October marks the 50th anniversary of of the 13-day Cuban Missile Crisis, when President John F. Kennedy discovered that the Soviet Union was building secret missile bases in Cuba. Forgoing the option of a Cuban invasion or air strikes, Kennedy asked Russian Premier Nikita S. Khrushchev to remove all weapons from the island, and on Oct. 28, 1962, Khrushchev conceded, halting the standoff. Here, Khrushchev’s son, Sergei Khrushchev, visiting professor of Slavic languages at Brown, reflects on the diplomatic lessons.
The perspective of the crisis has changed over time and today the history of the crisis is more focused not on the confrontation, but on cooperation.
The Cuban Missile Crisis showed that two leaders decided not to shoot first, but to think and negotiate with each other. And today that is very unusual, because we think we can only negotiate with friends. Today, we impose unconditional surrender and nobody surrenders unconditionally until fully defeated.
Negotiation was one of the biggest achievements of the Cuban Missile Crisis. I don’t think that President Kennedy liked Khrushchev more than President Obama likes the leaders of the Iranian republic, but Kennedy wanted to negotiate with Khrushchev. If we want to resolve the nuclear crisis in the Middle East, we have to sit together, and I hope that in some period of time we will find some resolution to that situation.
Khrushchev sent missiles to Cuba not because he wanted to change the balance of power or because he wanted to infiltrate in southern America. That’s American mythology. When President Castro officially declared in 1961 that he joined the Soviet Bloc, the Soviets had an obligation to protect all their allies. So Cuba became for the Soviet Union what Berlin became for the United States: a small useless piece of land deep inside hostile territory that they needed to defend in order to save face as a super power. So Khrushchev sent missiles to Cuba as a signal to President Kennedy that no one could invade the island. And they negotiated and found what would satisfy both of them. Khrushchev needed assurance that America and its allies wouldn’t invade Cuba. President Kennedy agreed to this so there was no need for the missiles’ presence in Cuba.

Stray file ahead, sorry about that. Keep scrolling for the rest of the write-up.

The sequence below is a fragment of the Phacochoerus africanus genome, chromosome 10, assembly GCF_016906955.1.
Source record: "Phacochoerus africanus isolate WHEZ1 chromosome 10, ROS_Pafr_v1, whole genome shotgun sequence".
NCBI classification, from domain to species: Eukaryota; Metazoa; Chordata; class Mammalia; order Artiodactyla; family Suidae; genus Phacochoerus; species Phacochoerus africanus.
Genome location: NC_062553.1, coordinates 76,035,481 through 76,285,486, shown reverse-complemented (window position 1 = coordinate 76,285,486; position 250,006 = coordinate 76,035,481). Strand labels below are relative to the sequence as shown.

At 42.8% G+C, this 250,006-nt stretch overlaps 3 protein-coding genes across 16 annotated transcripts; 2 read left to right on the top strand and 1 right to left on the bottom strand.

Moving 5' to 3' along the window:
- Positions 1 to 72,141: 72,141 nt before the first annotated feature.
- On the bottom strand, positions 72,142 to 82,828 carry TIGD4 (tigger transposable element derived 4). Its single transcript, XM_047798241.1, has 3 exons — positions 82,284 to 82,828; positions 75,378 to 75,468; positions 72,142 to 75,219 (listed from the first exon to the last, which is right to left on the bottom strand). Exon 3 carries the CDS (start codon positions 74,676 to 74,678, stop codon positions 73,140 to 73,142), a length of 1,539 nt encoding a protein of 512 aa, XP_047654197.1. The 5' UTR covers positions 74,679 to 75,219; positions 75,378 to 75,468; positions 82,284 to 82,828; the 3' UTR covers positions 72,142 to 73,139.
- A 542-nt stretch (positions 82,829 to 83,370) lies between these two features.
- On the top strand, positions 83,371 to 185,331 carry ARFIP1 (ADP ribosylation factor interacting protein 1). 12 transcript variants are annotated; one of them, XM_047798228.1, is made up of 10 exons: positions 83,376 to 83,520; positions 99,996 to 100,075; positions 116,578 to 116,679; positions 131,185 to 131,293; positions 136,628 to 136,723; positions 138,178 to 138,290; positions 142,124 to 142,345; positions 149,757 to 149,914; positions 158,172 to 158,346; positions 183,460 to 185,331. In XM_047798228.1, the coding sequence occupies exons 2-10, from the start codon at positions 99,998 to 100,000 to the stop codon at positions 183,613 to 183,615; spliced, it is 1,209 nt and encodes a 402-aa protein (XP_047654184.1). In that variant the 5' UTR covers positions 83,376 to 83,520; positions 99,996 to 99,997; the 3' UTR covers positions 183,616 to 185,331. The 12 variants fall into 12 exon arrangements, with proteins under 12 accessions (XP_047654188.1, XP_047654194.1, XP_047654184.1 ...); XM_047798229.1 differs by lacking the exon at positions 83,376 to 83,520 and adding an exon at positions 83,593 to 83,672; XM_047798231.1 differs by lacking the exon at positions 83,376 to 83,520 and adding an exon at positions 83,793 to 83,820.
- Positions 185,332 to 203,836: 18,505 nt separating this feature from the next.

It was a tense time but it was no more tense than any other crisis. The Cuban Missile Crisis was an American psychological crisis. Americans thought that Russians and Europeans would kill each other through nuclear exchange. But America watched this all on television. With the Cuban Missile Crisis, Americans saw for the first time that they were vulnerable and it was very scary for them. Americans never had enemies at their gates, at their borders.
In reality, the Soviets never even thought about using the missiles. Khrushchev, like Kennedy, used the nuclear weapons as a political tool. Victory wasn’t the end goal for either man. For Kennedy, this thinking went against the advise of the EX-COMM (Kennedy’s Executive Committee), which favored the use of force to attack the island without the knowledge that there were more than 40,000 Soviet troops there and about 100 tactical nuclear weapons in Cuba at the time. President Kennedy used his wisdom and opposed all of these people, thanking them for their advice but deciding the opposite, deciding to negotiate.
The greatest lesson to come out of this is that you have to negotiate with your enemy. If you negotiate with your enemy, there is a good chance that you will come to some conclusion that will satisfy both sides.
– By Courtney Coelho
*Source: Brown University